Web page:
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Foot Pain and the Part of Your Foot No One Talks About

Chances are you’ve heard that your foot has 3 arches – Medial, Lateral, and Transverse.

Chances are that no one told you how significant the lateral arch is.

Well, in terms of foot pain there are many different types such as:

  • Plantar Fasciitis
  • Tarsal Tunnel Syndrome
  • Metatarsalgia
  • Morton’s Neuroma
  • Tendonitis (Achilles, peroneal, and posterior tibial)
  • Corns and Calluses
  • Bunions
  • Hammertoes

We won’t go into the technicalities of these here, but the point is that addressing the lateral arch can be helpful. Watch the video.

At MedicinEvolution we’re not symptom based, and so I’m using the list of foot issues above as a guide for those whose pain may have been diagnosed or classified. The problem with classifications is that we assume cures and fixes come with them and for me that’s not empowering. I want my clients, friends, and people who seek me out to gain insight, inspiration, and have something to implement. Diagnoses don’t do that very well, I guess that’s why people see me more as a coach than a therapist.

Education and Empowerment Should Always be Your Take Aways.

Disclaimer: pain is muti-factorial, meaning structural imbalances are not the only cause or correlation to pain, but to keep things simple here we’ll stick to structure because it often is significant.

Back to the lateral arch. The significant thing is that structurally the two other arches rest on top of the lateral arch. As a result, if the integrity of the lateral arch is compromised in any way pain may result.

How does disfunction occur in the lateral arch?

I see it most often with externally rotated legs. When the leg and toes are rotated outward the lateral arch literally shortens. With shortening, structures are fixated, lose a healthy full range of motion, and various functions may become compromised.

Another way the lateral arch can become jeopordized is with foot supination, in other words, using the lateral arch as the dominant part of the foot in walking. With supination the lateral arch starts to roll under the foot.

It’s not uncommon that a lateral arch will both shorten and roll under.

Either way, you can be proactive in changing this pattern because after all, it is a pattern that has simply perpetuated itself over time and use. Here are a few things you can do to change these patterns and restore foot health.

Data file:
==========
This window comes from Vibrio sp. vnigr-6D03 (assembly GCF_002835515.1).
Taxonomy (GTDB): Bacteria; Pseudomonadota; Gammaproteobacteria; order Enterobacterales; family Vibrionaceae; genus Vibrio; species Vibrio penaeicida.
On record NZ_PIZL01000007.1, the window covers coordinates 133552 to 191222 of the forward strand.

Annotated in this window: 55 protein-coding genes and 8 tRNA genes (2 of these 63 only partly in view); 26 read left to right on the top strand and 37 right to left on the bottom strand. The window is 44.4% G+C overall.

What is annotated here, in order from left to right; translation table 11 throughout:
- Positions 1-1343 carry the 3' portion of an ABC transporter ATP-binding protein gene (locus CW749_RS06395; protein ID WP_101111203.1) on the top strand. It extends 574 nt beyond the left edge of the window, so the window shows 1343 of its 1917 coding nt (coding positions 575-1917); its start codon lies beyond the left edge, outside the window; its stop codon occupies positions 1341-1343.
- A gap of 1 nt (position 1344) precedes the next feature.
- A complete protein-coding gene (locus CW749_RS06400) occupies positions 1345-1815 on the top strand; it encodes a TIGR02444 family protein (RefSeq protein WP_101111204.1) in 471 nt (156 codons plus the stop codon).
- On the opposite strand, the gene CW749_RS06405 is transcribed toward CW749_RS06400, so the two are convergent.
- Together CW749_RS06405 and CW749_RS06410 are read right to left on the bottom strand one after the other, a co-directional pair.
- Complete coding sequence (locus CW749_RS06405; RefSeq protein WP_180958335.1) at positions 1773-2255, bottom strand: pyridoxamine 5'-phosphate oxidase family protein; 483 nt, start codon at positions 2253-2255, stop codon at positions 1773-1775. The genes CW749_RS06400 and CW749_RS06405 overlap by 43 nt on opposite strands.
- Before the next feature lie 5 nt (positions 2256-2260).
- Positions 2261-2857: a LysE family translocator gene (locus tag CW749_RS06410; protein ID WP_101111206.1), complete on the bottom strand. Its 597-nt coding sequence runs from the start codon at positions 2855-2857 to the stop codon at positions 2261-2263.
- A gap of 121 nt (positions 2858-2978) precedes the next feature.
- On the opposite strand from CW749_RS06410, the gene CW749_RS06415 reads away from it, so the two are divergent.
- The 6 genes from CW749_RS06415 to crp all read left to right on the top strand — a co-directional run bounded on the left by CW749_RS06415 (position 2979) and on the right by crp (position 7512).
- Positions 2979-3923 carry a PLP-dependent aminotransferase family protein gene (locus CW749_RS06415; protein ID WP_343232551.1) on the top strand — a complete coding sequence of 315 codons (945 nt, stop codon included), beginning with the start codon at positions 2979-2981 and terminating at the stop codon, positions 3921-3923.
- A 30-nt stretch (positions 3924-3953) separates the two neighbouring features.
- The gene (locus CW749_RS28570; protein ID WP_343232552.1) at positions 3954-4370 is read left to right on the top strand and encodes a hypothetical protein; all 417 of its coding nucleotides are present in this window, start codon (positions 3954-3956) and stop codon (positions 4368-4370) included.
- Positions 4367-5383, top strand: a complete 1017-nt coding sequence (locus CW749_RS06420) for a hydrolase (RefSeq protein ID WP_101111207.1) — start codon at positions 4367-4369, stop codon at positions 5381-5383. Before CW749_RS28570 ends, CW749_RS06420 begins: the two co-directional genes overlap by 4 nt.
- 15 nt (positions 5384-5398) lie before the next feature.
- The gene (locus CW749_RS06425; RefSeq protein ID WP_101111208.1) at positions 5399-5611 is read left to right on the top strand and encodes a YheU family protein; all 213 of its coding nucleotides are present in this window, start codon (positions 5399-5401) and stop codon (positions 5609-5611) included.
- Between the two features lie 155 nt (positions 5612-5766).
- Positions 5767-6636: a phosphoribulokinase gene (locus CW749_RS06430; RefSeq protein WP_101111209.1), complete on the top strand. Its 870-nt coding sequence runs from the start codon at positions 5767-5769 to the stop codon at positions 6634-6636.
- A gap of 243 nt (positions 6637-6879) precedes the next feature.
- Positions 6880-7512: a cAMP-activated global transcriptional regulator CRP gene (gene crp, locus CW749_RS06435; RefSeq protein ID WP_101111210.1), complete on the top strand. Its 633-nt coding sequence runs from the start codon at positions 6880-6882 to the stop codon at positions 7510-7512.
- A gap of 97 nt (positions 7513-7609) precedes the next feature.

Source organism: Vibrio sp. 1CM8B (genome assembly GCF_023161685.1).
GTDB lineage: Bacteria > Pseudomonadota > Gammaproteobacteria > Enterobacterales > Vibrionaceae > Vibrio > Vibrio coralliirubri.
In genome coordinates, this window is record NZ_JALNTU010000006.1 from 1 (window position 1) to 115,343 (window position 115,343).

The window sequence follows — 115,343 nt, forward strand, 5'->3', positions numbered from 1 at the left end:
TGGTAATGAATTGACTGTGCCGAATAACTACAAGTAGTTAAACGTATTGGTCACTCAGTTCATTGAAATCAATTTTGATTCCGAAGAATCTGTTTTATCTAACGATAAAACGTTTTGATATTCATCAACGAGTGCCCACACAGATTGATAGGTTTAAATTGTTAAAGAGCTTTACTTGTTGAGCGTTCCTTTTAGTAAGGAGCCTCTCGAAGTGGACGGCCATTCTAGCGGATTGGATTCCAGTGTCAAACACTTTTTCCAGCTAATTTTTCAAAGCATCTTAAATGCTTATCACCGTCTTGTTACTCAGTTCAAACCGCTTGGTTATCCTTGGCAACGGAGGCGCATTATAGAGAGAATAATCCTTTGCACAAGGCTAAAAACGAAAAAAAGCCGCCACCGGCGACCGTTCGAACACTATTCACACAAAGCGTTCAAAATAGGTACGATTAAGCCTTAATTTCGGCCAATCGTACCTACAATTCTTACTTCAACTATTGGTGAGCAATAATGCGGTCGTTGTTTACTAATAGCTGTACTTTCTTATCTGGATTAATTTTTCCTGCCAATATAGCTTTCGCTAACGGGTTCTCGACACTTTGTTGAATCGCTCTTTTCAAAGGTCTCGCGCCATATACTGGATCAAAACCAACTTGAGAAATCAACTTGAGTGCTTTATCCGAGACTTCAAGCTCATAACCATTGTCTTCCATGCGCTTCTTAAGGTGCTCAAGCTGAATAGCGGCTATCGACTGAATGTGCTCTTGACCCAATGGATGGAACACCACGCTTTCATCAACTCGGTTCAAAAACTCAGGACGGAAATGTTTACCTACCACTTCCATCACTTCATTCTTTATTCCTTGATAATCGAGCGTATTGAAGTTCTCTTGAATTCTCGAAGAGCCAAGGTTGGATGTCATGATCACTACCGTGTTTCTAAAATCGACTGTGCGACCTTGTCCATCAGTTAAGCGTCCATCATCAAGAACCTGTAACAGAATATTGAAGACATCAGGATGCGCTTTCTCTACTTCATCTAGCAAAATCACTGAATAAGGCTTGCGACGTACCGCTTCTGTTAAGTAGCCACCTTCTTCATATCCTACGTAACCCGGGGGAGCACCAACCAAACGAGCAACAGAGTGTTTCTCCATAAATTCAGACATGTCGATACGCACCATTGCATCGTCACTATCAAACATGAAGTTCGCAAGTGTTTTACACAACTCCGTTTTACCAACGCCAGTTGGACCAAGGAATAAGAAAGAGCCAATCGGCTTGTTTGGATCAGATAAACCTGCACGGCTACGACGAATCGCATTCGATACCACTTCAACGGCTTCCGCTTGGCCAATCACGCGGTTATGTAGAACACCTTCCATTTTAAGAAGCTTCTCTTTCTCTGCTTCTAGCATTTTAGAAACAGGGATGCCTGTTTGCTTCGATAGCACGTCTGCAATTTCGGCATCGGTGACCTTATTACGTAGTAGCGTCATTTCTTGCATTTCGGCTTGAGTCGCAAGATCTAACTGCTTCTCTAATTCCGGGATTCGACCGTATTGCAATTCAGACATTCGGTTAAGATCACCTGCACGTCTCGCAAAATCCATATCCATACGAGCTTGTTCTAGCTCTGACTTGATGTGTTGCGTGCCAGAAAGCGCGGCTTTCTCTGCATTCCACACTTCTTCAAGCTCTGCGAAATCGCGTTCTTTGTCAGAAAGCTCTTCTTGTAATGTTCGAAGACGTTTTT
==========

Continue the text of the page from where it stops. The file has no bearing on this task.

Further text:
• Walk with toes straight forward, heels straight back. This might feel really awkward for the first few days or weeks, especially if you’re experiencing pain due to a lateral arch issue, because it’s most likely an old deep pattern that isn’t limited to your foot but may go up your leg even affecting hips and low back.
  • While standing, look down at your toes. Compare one foot’s toes to the other. Are they the same? What’s different? If your toes on the painful side are pointing outward then gently, but actively, direct your toes towards your midline or even your opposite side foot. Now take a walk. Did that change the sensation?
  • Look at the soles of your shoes for how you wear them down. If the heels and/or lateral edges are worn down try walking more with your big toes.
  • A single foot has 26 bones, 33 joints, 107 ligaments, and 19 muscles and tendons. In one word that means, your feet are made to move. When the lateral arch is compromised something isn’t moving. Find the lack of motion. Is there a lack of springiness in the arches? A limited movement in any part of the gait cycle? An overuse of the lateral heel? Find what isn’t moving, and wake it up, get it to move by using it in a different way than you have before. This is really about heightening your awareness and breaking habits and patterns.

I hope that was helpful!

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